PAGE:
When it comes to mental health issues, psychiatry provides effective care and treatment. People of all ages can struggle with issues such as addictions, behavioral conditions and emotional challenges. If you need help with any of these or other mental problems, a psychiatrist can help you recover. The doctor will use various methods to relieve…
TMS – Transcranial Magnetic Stimulation for Depression Treatment
With the help of TMS, patients with treatment-resistant depression can get relief. Despite the potency of standard depression treatments, some depressive patients do not improve. When this happens, psychiatrists turn to TMS. This non-invasive treatment can provide relief to patients without adverse effects. If you want to get TMS for you or your loved one, the following are the facts.
Reasons for choosing TMS
For years, treatment-resistant patients tried ECT (electroconvulsive therapy) for relief of depression symptoms. Until today, some psychiatrists still use this therapy on TRD patients. Yet, many patients cannot tolerate ECT because of the adverse effects on cognition and memory. For these TRD patients, TMS is an effective way to get better.
This non-intrusive type of neurostimulation applies strong electromagnetic fields to the part of the brain that handles depression. Unlike ECT, TMS does not need anesthesia. Patients tolerate the procedure well. The electromagnetic coil delivers magnetic pulses through the patient’s scalp. The stimulation targets specific areas of the brain, like the prefrontal cortex. This area of the brain has low activity if the patient has depressive symptoms.
Types of TMS
Patients can discuss the right type of TMS with their psychiatrists. Finding out the right one can help determine what insurance providers could cover. The first one is rTMS (repetitive transcranial magnetic stimulation). The FDA approved this TRD treatment in 2008.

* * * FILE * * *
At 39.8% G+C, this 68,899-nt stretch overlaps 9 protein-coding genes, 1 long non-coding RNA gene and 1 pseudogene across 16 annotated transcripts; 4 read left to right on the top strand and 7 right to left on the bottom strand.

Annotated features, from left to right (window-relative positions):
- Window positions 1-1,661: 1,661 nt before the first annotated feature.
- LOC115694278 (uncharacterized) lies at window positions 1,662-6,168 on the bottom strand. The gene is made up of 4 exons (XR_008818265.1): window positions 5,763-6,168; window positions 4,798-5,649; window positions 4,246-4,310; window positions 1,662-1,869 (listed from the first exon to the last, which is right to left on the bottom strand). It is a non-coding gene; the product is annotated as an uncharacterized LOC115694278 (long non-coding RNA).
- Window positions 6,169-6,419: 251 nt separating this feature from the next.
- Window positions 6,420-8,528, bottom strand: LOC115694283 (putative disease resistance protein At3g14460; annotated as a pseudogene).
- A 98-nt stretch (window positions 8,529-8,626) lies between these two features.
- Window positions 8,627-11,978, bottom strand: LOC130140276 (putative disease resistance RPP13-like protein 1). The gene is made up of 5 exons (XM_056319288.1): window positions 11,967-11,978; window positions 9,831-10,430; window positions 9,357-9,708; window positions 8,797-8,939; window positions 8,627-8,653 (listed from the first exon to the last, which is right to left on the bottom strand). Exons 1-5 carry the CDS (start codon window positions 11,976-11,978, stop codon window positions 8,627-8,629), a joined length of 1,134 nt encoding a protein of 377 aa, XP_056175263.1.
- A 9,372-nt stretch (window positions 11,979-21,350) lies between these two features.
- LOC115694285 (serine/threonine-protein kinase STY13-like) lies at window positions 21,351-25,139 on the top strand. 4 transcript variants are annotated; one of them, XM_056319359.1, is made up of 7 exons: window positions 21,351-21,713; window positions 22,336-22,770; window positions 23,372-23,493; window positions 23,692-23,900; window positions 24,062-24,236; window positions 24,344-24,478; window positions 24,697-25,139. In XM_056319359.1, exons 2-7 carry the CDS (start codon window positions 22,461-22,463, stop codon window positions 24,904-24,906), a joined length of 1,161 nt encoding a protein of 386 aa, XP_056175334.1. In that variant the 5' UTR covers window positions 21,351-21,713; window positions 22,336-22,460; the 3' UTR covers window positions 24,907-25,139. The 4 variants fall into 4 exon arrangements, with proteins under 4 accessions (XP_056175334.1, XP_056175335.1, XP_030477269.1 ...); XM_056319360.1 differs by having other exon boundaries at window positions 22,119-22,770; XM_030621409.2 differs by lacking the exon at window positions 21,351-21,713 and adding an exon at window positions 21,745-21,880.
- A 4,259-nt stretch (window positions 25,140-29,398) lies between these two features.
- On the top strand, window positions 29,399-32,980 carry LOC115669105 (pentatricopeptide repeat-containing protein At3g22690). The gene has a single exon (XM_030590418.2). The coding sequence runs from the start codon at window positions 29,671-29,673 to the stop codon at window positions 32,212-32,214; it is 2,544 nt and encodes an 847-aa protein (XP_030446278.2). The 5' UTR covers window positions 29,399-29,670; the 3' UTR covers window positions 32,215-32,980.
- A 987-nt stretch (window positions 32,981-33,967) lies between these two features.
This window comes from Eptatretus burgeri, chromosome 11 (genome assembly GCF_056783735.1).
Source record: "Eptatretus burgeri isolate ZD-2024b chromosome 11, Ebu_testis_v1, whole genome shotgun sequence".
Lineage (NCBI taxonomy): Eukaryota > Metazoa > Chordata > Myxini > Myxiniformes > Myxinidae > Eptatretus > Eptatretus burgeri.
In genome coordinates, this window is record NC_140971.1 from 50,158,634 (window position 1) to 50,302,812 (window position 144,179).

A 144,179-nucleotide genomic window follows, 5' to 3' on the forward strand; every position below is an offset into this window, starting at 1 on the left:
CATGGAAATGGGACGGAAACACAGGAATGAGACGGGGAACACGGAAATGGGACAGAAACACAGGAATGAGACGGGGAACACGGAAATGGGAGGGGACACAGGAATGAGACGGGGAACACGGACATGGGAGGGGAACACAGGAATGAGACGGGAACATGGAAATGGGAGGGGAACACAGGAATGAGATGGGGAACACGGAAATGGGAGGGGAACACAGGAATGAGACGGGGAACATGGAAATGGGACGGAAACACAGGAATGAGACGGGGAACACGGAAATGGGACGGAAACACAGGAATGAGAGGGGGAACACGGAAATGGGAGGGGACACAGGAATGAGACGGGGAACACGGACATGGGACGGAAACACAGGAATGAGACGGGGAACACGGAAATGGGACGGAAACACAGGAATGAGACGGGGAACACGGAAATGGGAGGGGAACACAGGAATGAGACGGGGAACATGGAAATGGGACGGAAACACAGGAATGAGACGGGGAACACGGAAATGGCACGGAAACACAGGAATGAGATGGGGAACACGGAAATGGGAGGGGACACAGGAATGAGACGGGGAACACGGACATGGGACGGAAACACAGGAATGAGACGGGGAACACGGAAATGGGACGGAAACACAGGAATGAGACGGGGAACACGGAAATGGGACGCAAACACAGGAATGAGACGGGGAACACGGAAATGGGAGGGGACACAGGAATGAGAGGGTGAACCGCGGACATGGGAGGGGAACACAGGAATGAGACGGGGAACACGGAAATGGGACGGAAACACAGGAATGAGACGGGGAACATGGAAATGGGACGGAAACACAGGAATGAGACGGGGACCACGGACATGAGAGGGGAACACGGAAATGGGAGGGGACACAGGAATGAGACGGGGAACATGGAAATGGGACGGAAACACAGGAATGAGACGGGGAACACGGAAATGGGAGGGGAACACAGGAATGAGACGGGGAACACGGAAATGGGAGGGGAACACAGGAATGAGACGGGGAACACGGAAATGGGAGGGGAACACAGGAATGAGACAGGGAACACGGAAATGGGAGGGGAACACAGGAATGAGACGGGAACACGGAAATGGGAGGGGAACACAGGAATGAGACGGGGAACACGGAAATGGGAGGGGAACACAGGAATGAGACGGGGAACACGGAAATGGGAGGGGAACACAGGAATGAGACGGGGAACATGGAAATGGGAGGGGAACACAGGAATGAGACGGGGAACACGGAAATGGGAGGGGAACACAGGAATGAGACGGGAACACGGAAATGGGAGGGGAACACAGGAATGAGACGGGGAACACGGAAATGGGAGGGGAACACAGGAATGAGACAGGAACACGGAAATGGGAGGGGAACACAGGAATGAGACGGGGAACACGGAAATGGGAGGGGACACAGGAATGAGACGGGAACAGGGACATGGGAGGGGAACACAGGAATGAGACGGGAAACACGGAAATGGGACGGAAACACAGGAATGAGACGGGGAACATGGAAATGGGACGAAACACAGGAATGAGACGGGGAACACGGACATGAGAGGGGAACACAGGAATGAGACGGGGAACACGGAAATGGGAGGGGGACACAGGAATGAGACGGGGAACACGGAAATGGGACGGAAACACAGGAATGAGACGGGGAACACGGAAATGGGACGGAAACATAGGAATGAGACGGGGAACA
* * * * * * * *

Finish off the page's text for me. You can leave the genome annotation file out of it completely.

In every rTMS session, magnetic pulses reach certain areas of the brain through an electromagnetic coil. The pulses from the coil have the same intensity one receives from a magnetic resonance imaging scan. Some psychiatrists use rTMS with antidepressants. Studies show that this type of approach is more effective with psychotherapy.
A new form of rTMS is TBS (theta burst stimulation). TBS has short jolts of stimulation at high frequencies. There are five bursts per second. It can mimic the brain’s natural rhythmic function.
The second type is dTMS (deep transcranial magnetic stimulation). This is a form of stimulation that targets the bigger and deeper regions of the brain. The H coils of this therapy stimulate various areas of the patient’s brain. Recently, the FDA approved dTMS for OCD treatments. Although this procedure penetrates deeper into the brain, it still does not need anesthesia.
Patients who receive these treatments usually have complete remission. Although their symptoms go away, the effects are only temporary. Most patients feel a lot better after completing the treatment series. The positive results usually last for at least a year. Some return to get follow-up treatments.
Treating TRD with TMS is effective and side effect free
Psychiatrists can recommend either rTMS or dTMS. Either can reach a specific area of the brain to increase its level of neural activity. The changes usually happen during the third up to the sixth treatment session. TRD patients can discuss the level of intensity that a TMS session should have. That way, they can maximize the benefits of each session.
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Transcranial magnetic stimulation treatment — otherwise referred to as TMS — can be a great way to find relief from chronic depression. Anyone who struggles with depression and has not found relief through talk therapy or medication may be able to benefit from TMS treatment.TMS is a form of brain stimulation used by psychological professionals…
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